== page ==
Appellants contend that the trial court erred in excluding from evidence the expert testimony regarding latent defects and building code violations resulting from the contractor’s work on the stairs. The trial court’s decisions regarding exclusion of evidence are reviewed for abuse of discretion Nationwide Mut. Fire Ins. Co. v. Bruscarino, 982 So.2d 753, 754 (Fla. 4th DCA 2008). Further, a trial court has broad discretion in determining the range of subjects on which an expert witness will be allowed to testify. State v. Townsend, 635 So.2d 949, 958 (Fla. 1994). We hold that the trial court did not abuse its discretion by excluding the expert’s testimony.

Appellants also contend that the trial court erred in enforcing the contractor’s construction lien in a separate non-jury proceeding because it was untimely filed and willfully exaggerated. The ruling on a motion for directed verdict is reviewed de novo. Flagstar Cos., Inc. v. Cole-Ehlinger, 909 So.2d 320, 321 (Fla. 4th DCA 2005). A trial court should grant a motion for directed verdict “only when the evidence shows that the jury could not reasonably differ as to the existence of a material fact.” Union Carbide Corp. v. Kavanaugh, 879 So.2d 42, 44 (Fla. 4th DCA 2004).

The lower court’s ultimate factual determinations during a non-jury trial may not be disturbed on appeal unless shown to be unsupported by competent and substantial evidence or to constitute an abuse of discretion. Berlin v. Pecora, 968 So.2d 47, 50 (Fla. 4th DCA 2007), rev. denied, 982 So.2d 684 (Fla. 2008).

As for the developer’s argument that the lien was untimely filed, [1] the record reflects otherwise. The “punch list” was a blending of work to be performed pursuant to the contract and additional work required under the settlement agreement. While some of the work may not have tolled the time to record a lien, the parking lot work was additional work not in the scope of the original contract. This court has stated that “there are no steadfast rules to apply to determine if work constitutes a `final furnishing’; rather, the lower courts are to apply th Aronson test.” Michnal v. Palm Coast Dev., Inc., 842 So.2d 927, 933 (Fla. 4th DCA 2003), rev. denied, 882 So.2d 385 (Fla. 2004) (citing Aronson v. Keating, 386 So.2d 822 (Fla. 4th DCA 1980)). The parking lot work fulfilled the elements of the Aronson test in that it was done (1) in good faith, (2) within a reasonable time, (3) in pursuance of the terms of the contract, and (4) was necessary to do a “finished job.” See id.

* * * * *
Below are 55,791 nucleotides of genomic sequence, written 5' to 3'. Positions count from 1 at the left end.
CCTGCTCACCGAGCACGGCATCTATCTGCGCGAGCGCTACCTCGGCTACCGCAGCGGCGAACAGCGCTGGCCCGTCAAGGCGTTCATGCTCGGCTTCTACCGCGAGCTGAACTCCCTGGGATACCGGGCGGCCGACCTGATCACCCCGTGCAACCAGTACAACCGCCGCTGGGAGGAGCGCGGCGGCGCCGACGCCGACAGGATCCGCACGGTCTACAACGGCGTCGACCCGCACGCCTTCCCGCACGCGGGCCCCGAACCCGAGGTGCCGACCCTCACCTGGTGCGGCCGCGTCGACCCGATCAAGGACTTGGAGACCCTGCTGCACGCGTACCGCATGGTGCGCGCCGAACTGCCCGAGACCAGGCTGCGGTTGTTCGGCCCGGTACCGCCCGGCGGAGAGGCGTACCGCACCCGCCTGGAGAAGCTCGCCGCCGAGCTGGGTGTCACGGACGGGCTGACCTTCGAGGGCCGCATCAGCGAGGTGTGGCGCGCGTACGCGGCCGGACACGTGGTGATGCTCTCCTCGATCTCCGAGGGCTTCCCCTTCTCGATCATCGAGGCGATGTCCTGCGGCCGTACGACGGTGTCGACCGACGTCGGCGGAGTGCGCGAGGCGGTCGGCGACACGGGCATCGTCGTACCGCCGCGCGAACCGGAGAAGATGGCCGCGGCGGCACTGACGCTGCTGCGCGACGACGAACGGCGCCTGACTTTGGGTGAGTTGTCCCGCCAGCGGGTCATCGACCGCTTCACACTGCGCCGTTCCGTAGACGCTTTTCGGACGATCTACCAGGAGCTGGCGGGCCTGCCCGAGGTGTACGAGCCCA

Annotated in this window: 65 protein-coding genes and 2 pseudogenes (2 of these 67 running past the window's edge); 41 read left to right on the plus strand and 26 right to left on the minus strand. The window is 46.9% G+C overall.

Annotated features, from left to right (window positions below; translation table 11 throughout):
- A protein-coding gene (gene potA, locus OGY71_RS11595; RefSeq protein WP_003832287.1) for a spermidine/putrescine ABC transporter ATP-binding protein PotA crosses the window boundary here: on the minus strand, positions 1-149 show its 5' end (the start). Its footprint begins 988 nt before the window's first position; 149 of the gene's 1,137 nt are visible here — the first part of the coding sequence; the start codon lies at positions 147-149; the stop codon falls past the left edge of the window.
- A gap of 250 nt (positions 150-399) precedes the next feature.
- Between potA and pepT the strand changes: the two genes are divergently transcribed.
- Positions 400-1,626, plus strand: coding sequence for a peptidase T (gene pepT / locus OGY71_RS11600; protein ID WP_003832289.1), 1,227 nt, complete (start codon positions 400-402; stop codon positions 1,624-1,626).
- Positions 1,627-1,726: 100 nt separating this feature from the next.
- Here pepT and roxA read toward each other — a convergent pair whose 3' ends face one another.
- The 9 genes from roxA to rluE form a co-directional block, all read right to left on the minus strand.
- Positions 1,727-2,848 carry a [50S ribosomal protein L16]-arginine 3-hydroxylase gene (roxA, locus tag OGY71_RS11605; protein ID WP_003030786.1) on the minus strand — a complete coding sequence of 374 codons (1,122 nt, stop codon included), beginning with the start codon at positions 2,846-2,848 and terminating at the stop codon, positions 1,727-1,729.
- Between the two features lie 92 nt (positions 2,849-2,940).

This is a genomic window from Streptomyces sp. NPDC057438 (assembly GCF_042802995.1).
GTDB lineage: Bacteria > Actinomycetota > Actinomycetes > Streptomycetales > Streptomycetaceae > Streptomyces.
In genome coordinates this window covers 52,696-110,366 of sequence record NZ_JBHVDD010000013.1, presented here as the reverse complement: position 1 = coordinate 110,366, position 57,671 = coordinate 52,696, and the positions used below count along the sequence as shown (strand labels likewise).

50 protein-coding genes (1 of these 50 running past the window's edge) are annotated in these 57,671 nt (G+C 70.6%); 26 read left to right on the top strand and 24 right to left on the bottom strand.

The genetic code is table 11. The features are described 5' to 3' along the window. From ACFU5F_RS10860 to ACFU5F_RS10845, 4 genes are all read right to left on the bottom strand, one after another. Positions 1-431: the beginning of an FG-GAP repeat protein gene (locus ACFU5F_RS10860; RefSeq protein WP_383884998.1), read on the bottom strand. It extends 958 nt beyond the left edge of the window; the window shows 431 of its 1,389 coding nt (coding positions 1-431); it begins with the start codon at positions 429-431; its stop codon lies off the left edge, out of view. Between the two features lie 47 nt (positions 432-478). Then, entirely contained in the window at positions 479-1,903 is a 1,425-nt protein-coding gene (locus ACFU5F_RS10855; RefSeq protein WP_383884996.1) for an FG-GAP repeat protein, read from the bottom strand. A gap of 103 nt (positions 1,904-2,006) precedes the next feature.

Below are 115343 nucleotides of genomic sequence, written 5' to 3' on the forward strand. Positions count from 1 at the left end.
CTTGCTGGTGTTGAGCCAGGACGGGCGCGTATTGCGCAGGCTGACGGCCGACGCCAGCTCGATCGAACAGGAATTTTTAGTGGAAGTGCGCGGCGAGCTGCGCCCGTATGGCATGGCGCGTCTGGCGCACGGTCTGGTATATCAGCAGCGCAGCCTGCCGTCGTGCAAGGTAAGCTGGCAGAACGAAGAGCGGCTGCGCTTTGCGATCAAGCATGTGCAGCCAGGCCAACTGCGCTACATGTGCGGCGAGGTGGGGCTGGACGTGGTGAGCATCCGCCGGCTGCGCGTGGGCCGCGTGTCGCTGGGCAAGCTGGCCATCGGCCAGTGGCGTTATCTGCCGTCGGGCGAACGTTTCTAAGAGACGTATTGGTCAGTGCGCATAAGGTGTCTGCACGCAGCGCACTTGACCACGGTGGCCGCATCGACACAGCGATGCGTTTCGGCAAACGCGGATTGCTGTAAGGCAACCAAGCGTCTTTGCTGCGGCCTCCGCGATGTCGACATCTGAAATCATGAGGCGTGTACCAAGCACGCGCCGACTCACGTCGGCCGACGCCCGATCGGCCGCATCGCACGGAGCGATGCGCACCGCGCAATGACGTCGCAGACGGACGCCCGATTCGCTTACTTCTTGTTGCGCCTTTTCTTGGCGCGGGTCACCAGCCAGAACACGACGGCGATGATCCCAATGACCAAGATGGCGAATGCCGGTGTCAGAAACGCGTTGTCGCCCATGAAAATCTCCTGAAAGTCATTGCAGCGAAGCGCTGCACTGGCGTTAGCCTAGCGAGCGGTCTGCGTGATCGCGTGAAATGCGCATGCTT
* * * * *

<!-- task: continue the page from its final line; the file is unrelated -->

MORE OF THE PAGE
The developer also contends that the construction lien was fraudulent, because the contractor willfully exaggerated the amount of the lien. “[A] good faith dispute as to the amount due does not constitute a willful exaggeration that operates

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to defeat an otherwise valid lien.” § 713.31(2)(b), Fla. Stat. It is within the trial court’s discretion to determine the intent and good or bad faith of the lienor, and thus, it would be inappropriate for this court to substitute its judgment for that of the lower court. Castiello v. Sweetwater Homes of Citrus, Inc., 843 So.2d 1019, 1021
(Fla. 5th DCA 2003). Further, a disagreement regarding the amount of money owed does not convert a good faith dispute into a fraudulent lien. Id. at 1020-21. Here, the undisputed testimony reflects that the contractor believed in good faith that, at the time it recorded its lien, it had completed all of the work required under the settlement agreement and, therefore, was entitled to receive the full amount listed in the lien.

We affirm as to all other issues raised without further discussion.



[1] Section 713.08, Florida Statutes, provides that a claim of lien “may be recorded at any time during the progress of the work or thereafter, but not later than 90 days after the final furnishing of the labor or services or materials by the lienor.”